Learn English online: How the internet is changing language by Jane O’Brien BBC News Magazine, 12.13.12
O’Brien reports that English will continue to dominate Internet use but because many of the users are non-native speakers, the way English is used is quickly evolving. She cites examples of Spanglish (Spanish + Englihs), Hinglish (Hindi+English) , and Konglish (Korean + English) that are developing forms and vocabularies much in the way pidgins, such as Creole, developed over time.
Federal Effort Aims to Transform Learning Technologies by Sean Cavanagh in Education Week, 1.3.13
The National Science Foundation’s fairly new program, Cyberlearning: Transforming Education, is designed to support research on advanced learning technologies. The purpose is to link scientific theories of learning with technology to “spawn myriad new technologies and ideas, rather than any single product.” Promoting mobile access and integrating a student’s learning experiences through dashboards are just two of the ideas that are being explored.
A Video Game to Improve Your English from Times of Malta.com, 12.30.12
Trace Effects 3D is the latest offering from US Department of State’s Bureau of Educational and Cultural Affairs to help students learn English and about American culture. The Educational and Cultural Affairs website offers a wide range of materials and resources for students and teachers including webinar series, distance education programs and other interactive features.
I watched the first episode of Trace Effects. It is set up in chapters and looks like a graphic novel. The voices are clear and talk slowly, and there is captioning so learners can read along. Once you finish a chapter there are tasks to perform, which require moving Trace (the main character) and having him interact with other characters.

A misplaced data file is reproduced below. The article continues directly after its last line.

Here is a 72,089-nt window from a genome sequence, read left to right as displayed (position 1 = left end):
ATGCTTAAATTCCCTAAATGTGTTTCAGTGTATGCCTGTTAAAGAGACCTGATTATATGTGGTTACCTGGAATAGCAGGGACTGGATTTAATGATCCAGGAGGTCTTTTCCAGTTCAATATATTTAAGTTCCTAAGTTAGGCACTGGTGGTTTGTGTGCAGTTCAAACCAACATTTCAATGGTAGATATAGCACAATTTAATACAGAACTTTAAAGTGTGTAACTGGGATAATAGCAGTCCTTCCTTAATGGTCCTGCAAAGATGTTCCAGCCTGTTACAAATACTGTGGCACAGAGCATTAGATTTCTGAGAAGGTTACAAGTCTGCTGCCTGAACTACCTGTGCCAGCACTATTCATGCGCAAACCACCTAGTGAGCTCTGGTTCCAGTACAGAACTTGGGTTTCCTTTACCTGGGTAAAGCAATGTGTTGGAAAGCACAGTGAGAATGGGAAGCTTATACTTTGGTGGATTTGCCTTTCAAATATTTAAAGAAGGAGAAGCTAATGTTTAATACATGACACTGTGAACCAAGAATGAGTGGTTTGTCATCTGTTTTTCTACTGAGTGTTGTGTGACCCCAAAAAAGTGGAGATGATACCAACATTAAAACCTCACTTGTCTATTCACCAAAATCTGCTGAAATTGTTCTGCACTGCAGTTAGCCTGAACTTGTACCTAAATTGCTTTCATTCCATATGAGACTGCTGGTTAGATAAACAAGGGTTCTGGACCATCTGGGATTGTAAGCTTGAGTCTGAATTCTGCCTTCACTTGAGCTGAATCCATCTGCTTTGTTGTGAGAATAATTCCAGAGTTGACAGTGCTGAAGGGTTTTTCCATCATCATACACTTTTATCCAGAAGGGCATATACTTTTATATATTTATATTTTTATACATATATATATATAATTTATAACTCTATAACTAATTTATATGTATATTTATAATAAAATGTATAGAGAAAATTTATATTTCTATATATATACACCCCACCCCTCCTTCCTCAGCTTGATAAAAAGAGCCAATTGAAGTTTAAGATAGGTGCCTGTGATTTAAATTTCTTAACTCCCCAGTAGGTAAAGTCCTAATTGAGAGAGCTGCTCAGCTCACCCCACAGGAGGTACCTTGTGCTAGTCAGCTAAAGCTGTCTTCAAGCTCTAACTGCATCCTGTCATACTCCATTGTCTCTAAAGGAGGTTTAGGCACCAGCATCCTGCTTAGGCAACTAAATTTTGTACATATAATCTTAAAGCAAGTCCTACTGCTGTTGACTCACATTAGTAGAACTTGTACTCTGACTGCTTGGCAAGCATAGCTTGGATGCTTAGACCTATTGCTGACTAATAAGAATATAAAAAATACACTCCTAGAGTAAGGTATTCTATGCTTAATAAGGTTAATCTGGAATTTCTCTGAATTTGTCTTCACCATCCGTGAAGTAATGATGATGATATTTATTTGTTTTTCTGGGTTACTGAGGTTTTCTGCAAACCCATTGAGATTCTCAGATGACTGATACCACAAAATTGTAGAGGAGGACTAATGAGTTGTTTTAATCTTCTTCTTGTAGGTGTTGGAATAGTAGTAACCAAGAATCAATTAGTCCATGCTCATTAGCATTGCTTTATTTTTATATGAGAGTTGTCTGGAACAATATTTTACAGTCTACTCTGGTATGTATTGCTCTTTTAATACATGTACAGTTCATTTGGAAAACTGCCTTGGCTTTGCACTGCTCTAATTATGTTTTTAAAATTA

Professor champions video gaming as valuable teaching tool for parents, teachers by Sarah Auffret from Phys.org, 1.3.13
Prof. Elisabeth Hayes says that video games actually are interactive and social activities that can be tapped into by parents and teachers to help children improve literacy and communication skills as well as develop sophisticated technical skills.
Why STEM education and minority achievement gaps are linked from VOXXI, 1.2.13
STEM – Science, Technology, Engineering, and Mathematics – courses are the ones that many students are likely to pass by, especially if they had an unpleasant experience in one of those courses at an early age. Women and minorities are often steered away from these either by their own negative experiences or due to lack of attention to these issues by educators, despite their being a need for graduates in these areas.
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